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David Brown

3 Ways To Inject Cash Into Your Jewelry Business

And why discounting may actually lead to more problems in certain scenarios.

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MANAGING CASH FLOW is the lifeblood of any business … even more so now that recent events have dictated the ability to receive cash coming into your business. Now more than ever, you need to be able to balance the difference between inwards and outwards cash.

Let’s start by defining cash. This is not a reference to pieces of paper with famous deceased people on them. We are talking about your bank balance — the ballast that can help keep your business afloat. Whether it’s via hard currency or through online payment, your bank balance is the measure of days you can continue to trade if your sales are lower than your costs.

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The priority right now is to have your cash buffer as large as possible. You can do this in two ways: by increasing your sales or by injecting money via private funds or through loans. Sales will provide a buffer if you are converting inventory you don’t need into cash or are doing it with a profit margin. But getting rid of old product at cost to then find yourself replacing it at the same price (or worse, a higher price) doesn’t solve this issue. You must either sell profitably or sell product you don’t need to replace.

If you have a surplus of inventory, then consider this option to building your cash reserve. You can further help the amount of cash you retain from sales by addressing your costs. Your business will have fixed costs that exist whether you trade or not (e.g., fixed rent or wages where your staff aren’t on a commission) and variable costs (e.g., consumables or transaction fees) that move in proportion with how much you sell. The variable costs will tend to take care of themselves, but your fixed costs are the ones you need to target so you can keep more dollars from each sale in your bank.

If converting inventory to cash is not a possibility, then consider option two: an injection of funds.

Money has seldom been as cheaply available as it is now. Borrowing for your business is always about the margin you can make on those funds and the risk associated with the borrowings. This is the same criteria that a lender will consider: Do they have an ability to repay (is the profit margin on borrowing good enough to cover the borrowing costs?) and what chance is there that they can’t repay? Despite the affordability of money right now and the encouragement being given to banks to provide small business funding, you need a good business plan to borrow, both for the bank’s peace of mind and for yours. It’s never a good borrowing scenario if you end up going backwards — no matter how cheaply the money was available.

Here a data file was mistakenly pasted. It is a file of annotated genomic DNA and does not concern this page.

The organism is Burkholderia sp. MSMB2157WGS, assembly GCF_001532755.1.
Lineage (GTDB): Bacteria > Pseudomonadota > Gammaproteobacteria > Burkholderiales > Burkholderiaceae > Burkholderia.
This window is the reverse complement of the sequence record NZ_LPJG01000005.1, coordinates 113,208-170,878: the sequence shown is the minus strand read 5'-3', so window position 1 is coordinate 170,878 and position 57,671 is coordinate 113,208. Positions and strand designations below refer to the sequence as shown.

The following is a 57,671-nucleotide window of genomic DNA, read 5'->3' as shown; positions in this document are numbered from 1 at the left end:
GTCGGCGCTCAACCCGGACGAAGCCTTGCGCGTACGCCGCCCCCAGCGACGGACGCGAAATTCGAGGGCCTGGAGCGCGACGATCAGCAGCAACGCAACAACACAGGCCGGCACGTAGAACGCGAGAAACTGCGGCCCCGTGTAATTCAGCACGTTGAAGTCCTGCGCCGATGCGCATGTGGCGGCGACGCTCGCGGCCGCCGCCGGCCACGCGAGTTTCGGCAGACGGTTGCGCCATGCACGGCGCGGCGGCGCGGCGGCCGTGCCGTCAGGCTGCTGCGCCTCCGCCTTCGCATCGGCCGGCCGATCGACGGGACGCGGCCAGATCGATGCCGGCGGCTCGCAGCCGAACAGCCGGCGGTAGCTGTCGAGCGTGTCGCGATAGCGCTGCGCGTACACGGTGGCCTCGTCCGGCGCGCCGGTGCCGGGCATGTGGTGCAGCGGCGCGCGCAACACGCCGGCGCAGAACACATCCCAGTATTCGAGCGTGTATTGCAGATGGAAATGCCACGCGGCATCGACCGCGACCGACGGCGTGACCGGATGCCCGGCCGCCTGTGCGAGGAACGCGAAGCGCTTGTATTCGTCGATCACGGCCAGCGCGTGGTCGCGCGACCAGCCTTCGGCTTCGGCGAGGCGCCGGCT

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Negotiating affordable loans may be an important step to keeping things going over the next 12 months, but do your math and recognize how you will finance this going forward.

David Brown is the President of The Edge Retail Academy (sister company of The Edge), who provide expert consulting services to help with all facets of your business including inventory management, staffing, sales techniques, financial growth and retirement planning...All custom-tailored to your store’s needs. By utilizing the power of The Edge, we analyze major Key Performance Indicators that point to your store’s current challenges and future opportunities. Edge Pulse is the ideal add-on to the Edge, to better understand critical sales and inventory data to improve business profitability. It benchmarks your store against 1100+ other Edge Users and ensures you stay on top of market trends. 877-569-8657, Ext. 001 or [email protected] or www.EdgeRetailAcademy.com

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If It’s Time to Consolidate, It’s Time to Call Wilkerson

When Tom Moses decided to close one of the two Moses Jewelers stores in western Pennsylvania, it was time to call in the experts. After reviewing two candidates, Moses, a co-owner of the 72 year-old business, decided to go with Wilkerson. The sale went better than expected. Concerned about running it during the pandemic, Moses says it might have helped the sale. “People wanted to get out, so there was pent-up demand,” he says. “Folks were not traveling so there was disposable income, and we don’t recall a single client commenting to us, feeling uncomfortable. It was busy in here!” And perhaps most importantly, Wilkerson was easy to deal with, he says, and Susan, their personal Wilkerson consultant, was knowledgeable, organized and “really good.” Now, the company can focus on their remaining location — without the hassle of carrying over merchandise that either wouldn’t fit or hadn’t sold. “The decision to hire Wilkerson was a good one,” says Moses.

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